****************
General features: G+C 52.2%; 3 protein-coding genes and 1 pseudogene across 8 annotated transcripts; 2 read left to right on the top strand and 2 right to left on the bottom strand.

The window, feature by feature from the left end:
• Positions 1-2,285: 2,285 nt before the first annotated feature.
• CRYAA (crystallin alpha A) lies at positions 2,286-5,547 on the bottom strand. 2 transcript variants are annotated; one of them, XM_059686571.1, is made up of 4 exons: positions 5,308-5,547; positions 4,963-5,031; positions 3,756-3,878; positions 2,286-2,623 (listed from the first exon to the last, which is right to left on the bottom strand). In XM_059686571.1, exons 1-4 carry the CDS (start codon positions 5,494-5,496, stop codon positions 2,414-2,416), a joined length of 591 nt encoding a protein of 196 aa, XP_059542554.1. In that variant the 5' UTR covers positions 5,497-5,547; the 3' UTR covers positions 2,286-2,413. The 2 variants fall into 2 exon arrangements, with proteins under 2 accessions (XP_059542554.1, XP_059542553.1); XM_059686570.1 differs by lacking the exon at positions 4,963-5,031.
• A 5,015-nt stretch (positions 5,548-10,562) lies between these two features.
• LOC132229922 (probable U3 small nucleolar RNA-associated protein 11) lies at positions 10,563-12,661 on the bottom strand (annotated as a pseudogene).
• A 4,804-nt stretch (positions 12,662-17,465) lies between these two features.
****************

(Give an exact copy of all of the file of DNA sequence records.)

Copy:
General features: G+C 52.2%; 3 protein-coding genes and 1 pseudogene across 8 annotated transcripts; 2 read left to right on the top strand and 2 right to left on the bottom strand.

The window, feature by feature from the left end:
• Positions 1-2,285: 2,285 nt before the first annotated feature.
• CRYAA (crystallin alpha A) lies at positions 2,286-5,547 on the bottom strand. 2 transcript variants are annotated; one of them, XM_059686571.1, is made up of 4 exons: positions 5,308-5,547; positions 4,963-5,031; positions 3,756-3,878; positions 2,286-2,623 (listed from the first exon to the last, which is right to left on the bottom strand). In XM_059686571.1, exons 1-4 carry the CDS (start codon positions 5,494-5,496, stop codon positions 2,414-2,416), a joined length of 591 nt encoding a protein of 196 aa, XP_059542554.1. In that variant the 5' UTR covers positions 5,497-5,547; the 3' UTR covers positions 2,286-2,413. The 2 variants fall into 2 exon arrangements, with proteins under 2 accessions (XP_059542554.1, XP_059542553.1); XM_059686570.1 differs by lacking the exon at positions 4,963-5,031.
• A 5,015-nt stretch (positions 5,548-10,562) lies between these two features.
• LOC132229922 (probable U3 small nucleolar RNA-associated protein 11) lies at positions 10,563-12,661 on the bottom strand (annotated as a pseudogene).
• A 4,804-nt stretch (positions 12,662-17,465) lies between these two features.